Auditor-General report: Only 6% of emergency relief funds for KZN flood victims spent
The Auditor-General on Wednesday released her first report on the use of relief funds for flood-affected communities in KwaZulu-Natal and the Eastern Cape. It painted a grim picture of the government’s response to the disaster. Daily Maverick unpacks the report’s findings.
‘Any disaster response requires urgent and well-coordinated action by national, provincial and local government and by the contractors they appoint. An emergency does not negate the need for accountability for the funds used, the quality of the delivery, or the value derived from the money spent,” said Auditor-General (AG) Tsakani Maluleke on Wednesday.
Releasing her office’s first audit report on the use of public funds for flood-affected communities in KwaZulu-Natal and the Eastern Cape — before Parliament’s joint ad hoc committee on flood disaster relief and recovery — Maluleke stressed that the government’s overall response to the disaster had been “far too slow”.
The audit began in May 2022, and the AG’s first report includes the outcomes of the audit until 15 July 2022, on the following key initiatives:
- Provision of mobile classrooms and kitchens to severely damaged schools in KZN.
- Provision of temporary residential units for KZN residents who lost their homes in the floods.
- Water tankering services in eThekwini Metro where damage to water infrastructure affected water supply.
- Social relief efforts in KZN and the Eastern Cape; and
- Repairs to government properties.
The total budget allocated by national, provincial and local government to provide relief to affected communities through these initiatives, according to the report, was almost R2-billion.
Of this, only R125-million — 6% — had been spent as of 31 July this year.
With the exception of the social relief initiative, the emergency measures relating to mobile units, temporary residential units, water tankering services and repairs to government properties had not been completed by 31 July, said the report.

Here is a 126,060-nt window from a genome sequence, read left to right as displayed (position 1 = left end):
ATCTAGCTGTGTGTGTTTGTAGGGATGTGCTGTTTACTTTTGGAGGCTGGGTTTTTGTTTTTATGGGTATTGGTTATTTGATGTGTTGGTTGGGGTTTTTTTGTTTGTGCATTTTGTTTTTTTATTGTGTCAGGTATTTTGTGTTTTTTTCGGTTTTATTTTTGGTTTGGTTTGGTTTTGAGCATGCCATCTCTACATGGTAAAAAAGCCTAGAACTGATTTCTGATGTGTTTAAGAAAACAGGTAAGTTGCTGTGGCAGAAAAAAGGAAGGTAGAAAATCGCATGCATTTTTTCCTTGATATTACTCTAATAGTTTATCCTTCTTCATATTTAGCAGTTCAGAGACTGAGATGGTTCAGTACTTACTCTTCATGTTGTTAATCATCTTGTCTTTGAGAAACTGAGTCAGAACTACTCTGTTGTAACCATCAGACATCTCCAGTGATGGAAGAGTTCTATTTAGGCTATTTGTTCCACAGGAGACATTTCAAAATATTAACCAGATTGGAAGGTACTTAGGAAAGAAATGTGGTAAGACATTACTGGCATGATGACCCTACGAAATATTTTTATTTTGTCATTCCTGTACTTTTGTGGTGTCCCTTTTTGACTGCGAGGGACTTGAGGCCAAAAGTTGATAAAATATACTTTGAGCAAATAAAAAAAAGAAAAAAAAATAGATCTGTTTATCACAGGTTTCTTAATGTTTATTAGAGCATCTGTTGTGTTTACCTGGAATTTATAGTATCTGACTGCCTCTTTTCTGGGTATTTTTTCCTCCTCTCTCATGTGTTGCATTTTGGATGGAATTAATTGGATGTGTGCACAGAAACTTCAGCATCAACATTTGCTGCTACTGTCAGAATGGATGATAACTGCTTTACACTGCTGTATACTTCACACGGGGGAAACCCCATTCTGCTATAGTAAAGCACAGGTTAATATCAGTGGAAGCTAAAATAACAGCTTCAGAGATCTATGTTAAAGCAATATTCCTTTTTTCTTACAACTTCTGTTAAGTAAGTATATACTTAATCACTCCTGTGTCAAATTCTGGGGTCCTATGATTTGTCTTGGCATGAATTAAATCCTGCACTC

Inadequate water tankering services
The floods in KZN left many communities without access to water, after damage to key infrastructure. This meant the affected communities were forced to rely on non-profit relief efforts and municipal water tankers — the latter being an effort rolled out by eThekwini Metro, with the provincial department of cooperative governance and traditional affairs (CoGTA), and the national department of water and sanitation.
According to the report, 198 water tankers were secured to ensure that water services were provided to eThekwini communities in need. The AG’s team audited 30 of these tankers, including their procurement, the availability of the vehicles and their delivery of services.
The AG found that “eThekwini Metro did not prepare a comprehensive needs assessment to ensure the effective planning and delivery of water to all affected areas”, which resulted in water tankers failing to meet the needs of affected communities.
The fleet management of water tankers was inadequate, said Maluleke.
The AG’s office found that only 62% of the water tankers belonging to eThekwini Metro were available for use — 38% were in a state of disrepair or in for maintenance (31%), or could not be tracked and identified (7%).
“That is a fleet management discipline that needs to be strengthened so that the tankers you have invested in can be readily available when needed,” she said.
Additionally, the AG found that in some instances, because of procurement disparities, the same service provider charged the metro less than it had charged the provincial CoGTA. This could have been avoided with better intergovernmental coordination, Maluleke concluded.
“The water tankers themselves were also not monitored effectively. Municipal and hired water tankers operated significantly fewer hours than their required eight- and nine-hour shifts, respectively,” she said.
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Another key concern arose during site visits between 13 and 27 May, when the AG’s team found that 83% of communities in the metro indicated that they had not received water for at least one day, and 57% for more than three days.
“An old-age home in Tongaat, with 75 residents, did not have water for 45 days from 11 April to 25 May.
“In Amahlongwa, in iLembe District Municipality, residents did not receive water for three consecutive days and obtained water from the dam, river and even from rainwater flowing down the street,” said Maluleke.
The delays in the supply of water to affected communities, the AG said, had caused some residents to resort to using unsafe water for their basic needs.
While Maluleke commended the metro for accepting her findings and making commitments to address them, she expressed concern that during her Covid real-time audit, her office had reported similar issues over the implementation of the initiative relating to the emergency supply of water to communities and schools.